Krystyna Bednarska, head of the UN World Food Programme (WFP) in Madagascar, said: "WFP's food resourcing shortfall to address immediate food needs in the drought-affected south and the urban centres is around USD13 million."
Food insecurity in the south is expected to deteriorate even more, while the lack of rain is expected to delay the next harvest by three months, and reduce it to by up to 40 percent.
"The nutrition security is already extremely precarious [in the south]. We believe that the situation will worsen, and that up to a quarter of a million children are currently at risk of disease and malnutrition," said UNICEF's Maes. "Diarrhoea, or a small change in the quality or amount of food, could push already weakened children into a life-threatening situation of severe malnutrition."
Luciano Tuseo, who is in charge of Malaria Control and Emergencies at the World Health Organisation in Madagascar, said the crises had dramatically affected access to emergency healthcare, especially in rural areas. "This situation threatens to hasten the spread of diseases in the short- or mid-term," he noted.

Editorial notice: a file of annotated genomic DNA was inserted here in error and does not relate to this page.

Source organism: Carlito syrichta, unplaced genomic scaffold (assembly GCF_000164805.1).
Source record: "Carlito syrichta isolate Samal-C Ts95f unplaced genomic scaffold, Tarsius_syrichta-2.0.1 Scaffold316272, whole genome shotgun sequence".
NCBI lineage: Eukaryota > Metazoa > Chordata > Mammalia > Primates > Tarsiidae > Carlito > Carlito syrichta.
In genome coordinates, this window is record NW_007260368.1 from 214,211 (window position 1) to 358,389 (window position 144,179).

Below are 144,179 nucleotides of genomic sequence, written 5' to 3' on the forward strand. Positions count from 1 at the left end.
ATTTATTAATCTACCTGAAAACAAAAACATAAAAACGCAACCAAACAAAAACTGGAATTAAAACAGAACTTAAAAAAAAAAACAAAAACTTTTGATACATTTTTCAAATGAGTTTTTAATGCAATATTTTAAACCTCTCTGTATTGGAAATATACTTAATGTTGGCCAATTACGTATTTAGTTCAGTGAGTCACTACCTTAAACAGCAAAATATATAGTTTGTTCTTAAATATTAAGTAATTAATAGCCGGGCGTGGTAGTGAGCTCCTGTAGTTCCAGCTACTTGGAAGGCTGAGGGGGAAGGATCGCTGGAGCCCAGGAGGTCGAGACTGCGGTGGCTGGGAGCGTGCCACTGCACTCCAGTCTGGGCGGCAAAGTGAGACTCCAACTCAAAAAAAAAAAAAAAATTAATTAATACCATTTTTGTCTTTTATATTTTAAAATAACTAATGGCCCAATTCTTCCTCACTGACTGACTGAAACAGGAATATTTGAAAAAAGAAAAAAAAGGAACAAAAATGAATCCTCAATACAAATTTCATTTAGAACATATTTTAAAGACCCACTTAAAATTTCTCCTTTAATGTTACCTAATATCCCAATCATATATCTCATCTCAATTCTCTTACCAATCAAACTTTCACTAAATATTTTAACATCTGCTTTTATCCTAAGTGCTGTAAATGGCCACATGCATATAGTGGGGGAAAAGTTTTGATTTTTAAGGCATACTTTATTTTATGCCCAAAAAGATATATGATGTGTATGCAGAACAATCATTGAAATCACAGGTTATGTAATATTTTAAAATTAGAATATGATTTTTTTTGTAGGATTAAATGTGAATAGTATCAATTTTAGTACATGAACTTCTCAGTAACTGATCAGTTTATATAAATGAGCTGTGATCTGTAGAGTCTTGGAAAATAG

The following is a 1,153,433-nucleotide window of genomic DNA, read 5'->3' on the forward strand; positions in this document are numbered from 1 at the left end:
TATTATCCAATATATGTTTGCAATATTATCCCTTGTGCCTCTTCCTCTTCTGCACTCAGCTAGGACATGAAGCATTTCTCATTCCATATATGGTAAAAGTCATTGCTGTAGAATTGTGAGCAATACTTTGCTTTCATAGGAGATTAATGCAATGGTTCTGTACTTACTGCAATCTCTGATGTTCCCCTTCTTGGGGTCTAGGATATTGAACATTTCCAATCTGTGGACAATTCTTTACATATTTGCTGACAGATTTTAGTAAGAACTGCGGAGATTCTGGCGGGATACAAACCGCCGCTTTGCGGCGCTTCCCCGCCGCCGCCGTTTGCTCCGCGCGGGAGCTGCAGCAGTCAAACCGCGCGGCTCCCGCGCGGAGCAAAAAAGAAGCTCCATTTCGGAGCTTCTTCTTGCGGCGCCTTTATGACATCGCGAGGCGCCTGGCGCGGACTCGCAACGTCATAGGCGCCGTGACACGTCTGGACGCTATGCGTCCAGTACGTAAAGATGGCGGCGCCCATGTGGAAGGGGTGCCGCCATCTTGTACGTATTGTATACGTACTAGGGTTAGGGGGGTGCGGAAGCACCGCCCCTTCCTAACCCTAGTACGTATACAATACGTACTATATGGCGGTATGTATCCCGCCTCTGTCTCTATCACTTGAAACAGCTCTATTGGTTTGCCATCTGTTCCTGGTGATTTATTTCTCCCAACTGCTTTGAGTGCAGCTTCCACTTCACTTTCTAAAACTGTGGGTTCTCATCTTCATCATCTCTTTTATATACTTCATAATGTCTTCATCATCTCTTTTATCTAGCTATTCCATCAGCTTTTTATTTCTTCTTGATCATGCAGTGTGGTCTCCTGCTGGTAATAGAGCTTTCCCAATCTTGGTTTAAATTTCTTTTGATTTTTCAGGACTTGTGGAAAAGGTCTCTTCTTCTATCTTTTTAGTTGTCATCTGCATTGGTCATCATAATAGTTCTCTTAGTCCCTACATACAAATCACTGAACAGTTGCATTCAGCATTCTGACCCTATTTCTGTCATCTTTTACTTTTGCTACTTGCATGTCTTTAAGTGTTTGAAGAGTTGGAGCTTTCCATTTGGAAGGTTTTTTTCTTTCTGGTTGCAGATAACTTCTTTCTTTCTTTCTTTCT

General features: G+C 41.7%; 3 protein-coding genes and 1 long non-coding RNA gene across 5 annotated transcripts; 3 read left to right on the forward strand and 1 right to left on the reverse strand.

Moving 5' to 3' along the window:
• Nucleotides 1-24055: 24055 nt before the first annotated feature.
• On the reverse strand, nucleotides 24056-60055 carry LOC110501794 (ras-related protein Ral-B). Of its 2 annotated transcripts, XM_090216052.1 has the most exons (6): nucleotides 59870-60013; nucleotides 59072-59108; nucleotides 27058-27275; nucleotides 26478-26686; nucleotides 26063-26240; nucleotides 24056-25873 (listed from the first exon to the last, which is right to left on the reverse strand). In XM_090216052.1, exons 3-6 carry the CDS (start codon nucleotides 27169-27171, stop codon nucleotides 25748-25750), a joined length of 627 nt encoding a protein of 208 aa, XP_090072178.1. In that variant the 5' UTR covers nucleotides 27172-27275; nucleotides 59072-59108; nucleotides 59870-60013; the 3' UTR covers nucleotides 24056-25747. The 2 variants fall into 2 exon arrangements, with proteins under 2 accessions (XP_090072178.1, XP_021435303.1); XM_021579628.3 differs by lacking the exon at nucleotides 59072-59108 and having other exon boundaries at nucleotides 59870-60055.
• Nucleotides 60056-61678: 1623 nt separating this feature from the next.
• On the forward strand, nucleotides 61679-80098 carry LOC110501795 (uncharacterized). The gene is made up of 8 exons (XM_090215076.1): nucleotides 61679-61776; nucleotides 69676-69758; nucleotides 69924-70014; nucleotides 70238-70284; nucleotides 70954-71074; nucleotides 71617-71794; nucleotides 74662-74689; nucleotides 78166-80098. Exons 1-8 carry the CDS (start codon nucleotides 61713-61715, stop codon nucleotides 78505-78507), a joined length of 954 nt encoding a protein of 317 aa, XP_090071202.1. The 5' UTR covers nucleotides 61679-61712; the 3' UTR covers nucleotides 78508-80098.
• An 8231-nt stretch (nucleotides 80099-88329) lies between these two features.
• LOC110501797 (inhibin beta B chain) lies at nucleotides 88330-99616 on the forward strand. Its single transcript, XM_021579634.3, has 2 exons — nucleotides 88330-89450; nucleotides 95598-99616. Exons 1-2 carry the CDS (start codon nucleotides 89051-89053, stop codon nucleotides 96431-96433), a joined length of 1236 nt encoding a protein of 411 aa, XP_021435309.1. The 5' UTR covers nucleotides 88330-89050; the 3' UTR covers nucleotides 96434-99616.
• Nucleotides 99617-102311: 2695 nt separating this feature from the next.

Madagascar is heavily dependent on donor funding for its administration. The growing political isolation of the island state, and the decision of some donors to suspend non-humanitarian aid, was "likely to even further affect the government's capacity to respond to the needs of its population", the appeal document warned.
Before the political crisis, official development aid (ODA) to the public sector amounted to $600 million and represented 75 percent of the government's investment budget. "As an immediate consequence of the crisis, $200 million in ODA has already been frozen, including all direct budget support to the government," the document said.
Photo: Tomas de Mul/IRIN
|Nutrition levels are critical in the south|